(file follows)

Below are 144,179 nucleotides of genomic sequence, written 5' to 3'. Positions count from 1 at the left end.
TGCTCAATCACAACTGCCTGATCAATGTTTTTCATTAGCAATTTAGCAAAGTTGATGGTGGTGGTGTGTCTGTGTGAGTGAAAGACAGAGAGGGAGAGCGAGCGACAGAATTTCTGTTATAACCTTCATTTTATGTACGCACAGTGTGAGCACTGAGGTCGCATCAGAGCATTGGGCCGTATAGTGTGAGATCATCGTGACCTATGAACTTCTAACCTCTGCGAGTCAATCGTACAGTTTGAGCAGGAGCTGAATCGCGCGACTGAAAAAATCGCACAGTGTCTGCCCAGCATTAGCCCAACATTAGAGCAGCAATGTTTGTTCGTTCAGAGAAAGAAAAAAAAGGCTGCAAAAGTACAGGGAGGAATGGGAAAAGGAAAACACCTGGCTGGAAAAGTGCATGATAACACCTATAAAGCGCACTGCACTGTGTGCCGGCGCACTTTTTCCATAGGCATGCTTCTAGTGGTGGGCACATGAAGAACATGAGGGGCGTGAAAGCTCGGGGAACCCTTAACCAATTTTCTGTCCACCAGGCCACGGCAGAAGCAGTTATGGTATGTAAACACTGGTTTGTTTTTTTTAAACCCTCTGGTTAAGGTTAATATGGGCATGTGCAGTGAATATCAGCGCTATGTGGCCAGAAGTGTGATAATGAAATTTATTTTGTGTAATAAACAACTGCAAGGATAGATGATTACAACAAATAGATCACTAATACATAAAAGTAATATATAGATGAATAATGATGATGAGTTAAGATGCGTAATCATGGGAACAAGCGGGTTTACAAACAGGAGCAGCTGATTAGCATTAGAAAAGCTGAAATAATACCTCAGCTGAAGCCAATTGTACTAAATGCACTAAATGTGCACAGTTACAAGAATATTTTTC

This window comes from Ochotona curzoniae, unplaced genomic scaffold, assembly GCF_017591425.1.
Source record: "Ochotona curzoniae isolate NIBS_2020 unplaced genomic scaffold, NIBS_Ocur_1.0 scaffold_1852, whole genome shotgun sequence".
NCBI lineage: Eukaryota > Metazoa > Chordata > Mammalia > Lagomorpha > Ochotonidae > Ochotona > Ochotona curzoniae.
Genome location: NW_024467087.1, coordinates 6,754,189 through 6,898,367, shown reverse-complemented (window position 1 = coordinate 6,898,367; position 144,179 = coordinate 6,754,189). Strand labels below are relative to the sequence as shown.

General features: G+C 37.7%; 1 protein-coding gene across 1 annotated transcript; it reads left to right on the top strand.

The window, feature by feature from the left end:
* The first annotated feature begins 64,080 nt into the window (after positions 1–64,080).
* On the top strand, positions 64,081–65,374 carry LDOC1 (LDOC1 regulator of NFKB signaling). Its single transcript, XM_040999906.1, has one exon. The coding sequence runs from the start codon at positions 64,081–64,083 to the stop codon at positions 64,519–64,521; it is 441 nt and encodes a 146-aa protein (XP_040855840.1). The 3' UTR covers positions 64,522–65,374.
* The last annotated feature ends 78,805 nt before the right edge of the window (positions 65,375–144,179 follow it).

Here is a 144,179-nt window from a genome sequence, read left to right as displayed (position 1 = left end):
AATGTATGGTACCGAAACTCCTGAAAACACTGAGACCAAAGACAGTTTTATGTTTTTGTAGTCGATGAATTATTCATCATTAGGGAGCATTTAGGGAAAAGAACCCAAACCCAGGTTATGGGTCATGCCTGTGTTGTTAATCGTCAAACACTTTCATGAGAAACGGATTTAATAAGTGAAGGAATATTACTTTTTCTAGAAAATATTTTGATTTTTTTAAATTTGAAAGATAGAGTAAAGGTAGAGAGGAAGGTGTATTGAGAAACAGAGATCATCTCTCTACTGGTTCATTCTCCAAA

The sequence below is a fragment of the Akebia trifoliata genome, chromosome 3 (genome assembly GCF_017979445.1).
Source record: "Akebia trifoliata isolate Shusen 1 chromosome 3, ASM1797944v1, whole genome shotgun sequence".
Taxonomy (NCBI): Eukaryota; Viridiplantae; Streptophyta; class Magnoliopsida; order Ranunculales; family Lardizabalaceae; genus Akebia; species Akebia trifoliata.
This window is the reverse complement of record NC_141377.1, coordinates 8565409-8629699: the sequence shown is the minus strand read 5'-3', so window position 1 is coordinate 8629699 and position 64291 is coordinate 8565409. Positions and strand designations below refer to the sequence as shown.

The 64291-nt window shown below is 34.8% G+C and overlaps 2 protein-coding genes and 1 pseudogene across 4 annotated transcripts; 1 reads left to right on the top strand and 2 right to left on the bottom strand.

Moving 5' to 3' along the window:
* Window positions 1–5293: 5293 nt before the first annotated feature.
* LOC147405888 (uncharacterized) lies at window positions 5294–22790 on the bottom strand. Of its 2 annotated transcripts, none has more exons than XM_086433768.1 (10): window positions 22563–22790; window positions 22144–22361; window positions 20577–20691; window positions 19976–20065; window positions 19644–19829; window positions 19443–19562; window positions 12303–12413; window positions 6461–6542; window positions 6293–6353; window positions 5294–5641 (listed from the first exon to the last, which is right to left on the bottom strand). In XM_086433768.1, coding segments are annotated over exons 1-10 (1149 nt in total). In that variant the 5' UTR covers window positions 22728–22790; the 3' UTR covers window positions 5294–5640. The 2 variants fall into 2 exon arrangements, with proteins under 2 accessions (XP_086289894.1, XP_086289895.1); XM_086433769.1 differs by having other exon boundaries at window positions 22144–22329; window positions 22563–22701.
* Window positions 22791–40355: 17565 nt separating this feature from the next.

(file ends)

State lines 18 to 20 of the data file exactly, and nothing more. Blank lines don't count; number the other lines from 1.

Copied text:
The 64291-nt window shown below is 34.8% G+C and overlaps 2 protein-coding genes and 1 pseudogene across 4 annotated transcripts; 1 reads left to right on the top strand and 2 right to left on the bottom strand.

Moving 5' to 3' along the window:
* Window positions 1–5293: 5293 nt before the first annotated feature.